|Fixed star: KITALPHA|
|Constellation: Alpha (α) Equuleus|
|Longitude 1900: 21AQU43||Longitude 2000: 23AQU07|
|Declination 1900: +04.50'||Declination 2000: +05.14'|
|Right ascension: 21h 15m||Latitude: +20.07'|
|Spectral class: FA||Magnitude: 4.1|
Alpha (α) Equuleus, Kitalpha, is a star in the constellation of the Foal.
The Arabic name for Kitalpha is Qit'at al-Faras (1), or Al Kitah al Faras, "Part of the horse". Kitel Phard, Kitalphar are other names. Equuleus is the head of a horse with a flowing mane which the Arabs called Al Faras al Awwal, "the First Horse". This horse is identified with Celeris "the Swift Foal", the "Colt", son of Pegasus, given by Mercury to Castor.
With beta (β is unnamed) it was the Chinese Sze Wei.
[Star Names, Their Lore and Meaning, Richard Hinckley Allen, 1889].
On the Equuleus Page Allen [p.212, Star Names] says that some of the mythologists said that Equuleus represented Celeris, the brother of Pegasus, given by Mercury to Castor (constellation Gemini); or Cyllarus, given to Pollux (constellation Gemini) by Juno.
Cyllarus, the young centaur has the same name as Cyllarus who was loved by the she-centaur Hylonome. These centaurs were very much in love, and according to Ovid they were more civilized than the usual centaurs and made efforts to groom and educate themselves. These centaurs could be compared with thoroughbred horses; winners, distinguished.
There is also Cyllene (probably from the same root as Cyllarus), an Arcadian nymph who gave her name to Mt Cyllene where Hermes was born. She is said to have brought Hermes up during his infancy.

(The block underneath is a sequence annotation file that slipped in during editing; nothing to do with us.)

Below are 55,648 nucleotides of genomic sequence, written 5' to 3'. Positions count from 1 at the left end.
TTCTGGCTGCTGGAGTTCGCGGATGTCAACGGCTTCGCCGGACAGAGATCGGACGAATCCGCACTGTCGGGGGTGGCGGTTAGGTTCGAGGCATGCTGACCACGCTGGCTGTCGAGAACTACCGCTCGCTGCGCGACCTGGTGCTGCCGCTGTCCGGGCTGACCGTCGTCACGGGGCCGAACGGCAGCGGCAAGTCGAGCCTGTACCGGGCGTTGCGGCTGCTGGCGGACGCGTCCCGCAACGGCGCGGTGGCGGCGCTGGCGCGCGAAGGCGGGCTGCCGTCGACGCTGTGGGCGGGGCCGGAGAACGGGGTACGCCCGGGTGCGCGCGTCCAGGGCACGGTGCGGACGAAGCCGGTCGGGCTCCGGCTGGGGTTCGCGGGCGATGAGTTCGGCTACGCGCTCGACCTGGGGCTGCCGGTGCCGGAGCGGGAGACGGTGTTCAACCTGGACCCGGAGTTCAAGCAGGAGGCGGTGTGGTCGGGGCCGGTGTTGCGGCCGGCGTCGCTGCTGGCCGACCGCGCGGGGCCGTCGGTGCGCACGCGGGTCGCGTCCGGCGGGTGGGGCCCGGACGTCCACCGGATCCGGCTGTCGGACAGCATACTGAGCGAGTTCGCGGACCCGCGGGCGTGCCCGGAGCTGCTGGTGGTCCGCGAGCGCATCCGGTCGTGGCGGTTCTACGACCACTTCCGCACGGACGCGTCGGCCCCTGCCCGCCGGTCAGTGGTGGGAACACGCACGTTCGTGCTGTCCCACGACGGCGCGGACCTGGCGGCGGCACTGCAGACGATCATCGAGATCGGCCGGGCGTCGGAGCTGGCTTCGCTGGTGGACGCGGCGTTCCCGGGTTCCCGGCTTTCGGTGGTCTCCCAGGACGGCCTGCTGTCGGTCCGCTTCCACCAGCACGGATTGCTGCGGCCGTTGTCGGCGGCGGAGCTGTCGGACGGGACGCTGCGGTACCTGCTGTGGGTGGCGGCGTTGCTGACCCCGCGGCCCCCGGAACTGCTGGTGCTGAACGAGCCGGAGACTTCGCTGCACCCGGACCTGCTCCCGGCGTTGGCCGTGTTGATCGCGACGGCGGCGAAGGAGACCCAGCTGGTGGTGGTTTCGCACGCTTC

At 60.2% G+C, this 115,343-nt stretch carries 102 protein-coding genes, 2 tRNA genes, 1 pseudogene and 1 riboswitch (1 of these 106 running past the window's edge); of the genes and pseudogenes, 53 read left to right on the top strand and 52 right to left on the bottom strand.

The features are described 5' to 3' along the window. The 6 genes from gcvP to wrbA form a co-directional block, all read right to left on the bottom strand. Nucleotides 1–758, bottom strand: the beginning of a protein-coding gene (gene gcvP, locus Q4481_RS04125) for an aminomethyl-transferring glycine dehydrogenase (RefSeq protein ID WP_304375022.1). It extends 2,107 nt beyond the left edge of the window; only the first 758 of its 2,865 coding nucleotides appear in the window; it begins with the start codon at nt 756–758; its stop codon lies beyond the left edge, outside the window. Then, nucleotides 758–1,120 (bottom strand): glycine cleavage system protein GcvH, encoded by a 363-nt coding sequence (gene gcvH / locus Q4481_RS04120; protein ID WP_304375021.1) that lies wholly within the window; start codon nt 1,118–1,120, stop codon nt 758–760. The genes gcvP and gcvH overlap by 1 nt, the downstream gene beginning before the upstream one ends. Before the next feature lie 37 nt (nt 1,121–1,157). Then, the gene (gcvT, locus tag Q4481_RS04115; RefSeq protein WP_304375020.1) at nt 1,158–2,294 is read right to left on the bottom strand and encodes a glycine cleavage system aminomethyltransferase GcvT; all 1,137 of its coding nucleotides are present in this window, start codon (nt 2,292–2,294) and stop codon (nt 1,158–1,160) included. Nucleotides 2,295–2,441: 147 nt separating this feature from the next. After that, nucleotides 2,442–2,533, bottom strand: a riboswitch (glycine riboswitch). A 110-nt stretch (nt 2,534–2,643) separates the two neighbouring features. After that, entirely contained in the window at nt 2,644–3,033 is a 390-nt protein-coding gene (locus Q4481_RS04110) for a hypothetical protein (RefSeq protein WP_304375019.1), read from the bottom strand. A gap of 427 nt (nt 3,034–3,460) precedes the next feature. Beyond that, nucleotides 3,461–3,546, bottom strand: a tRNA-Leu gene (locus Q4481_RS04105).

Uranus was conjunct this star on 9/11/2001.
Some mythologists said that Equuleus represented Celeris, the brother of Pegasus. Celeris is related to Latin celer "swift", from the Indo-European word kel-3 "To drive", "set in swift motion".
: hold, behold, upholsterer, halt1, avast (a command to stop or desist), celerity, acceleration, accelerate, accelerant [a substance, such as a petroleum distillate, that is used as a catalyst, as in spreading an intentionally set fire]. Possibly further suffixed form *keles-ri-, celebrate (as in celebrating a winning horse), celebrity, from Latin celeber, which originally meant 'attend in great numbers', 'to attend a festival', from Latin celeber, celebris, celebre 'thronged, frequented, well-known". [Pokorny 5. kel- 548]
It gives friendship and sagacity (discernment, good judgment) but frivolity and love of pleasure. [Robson*, p.44.]
The bright star Kitalpha has a spectral nature of Mercury and Venus combined. Ancient astrologers asserted that those born under these stars will be famous charioteers, teamsters or courier scouts. They may also be veterinarians in keeping with the Mercurial nature of its major star. [Fixed Stars and Judicial Astrology, George Noonan, 1990, p.22.]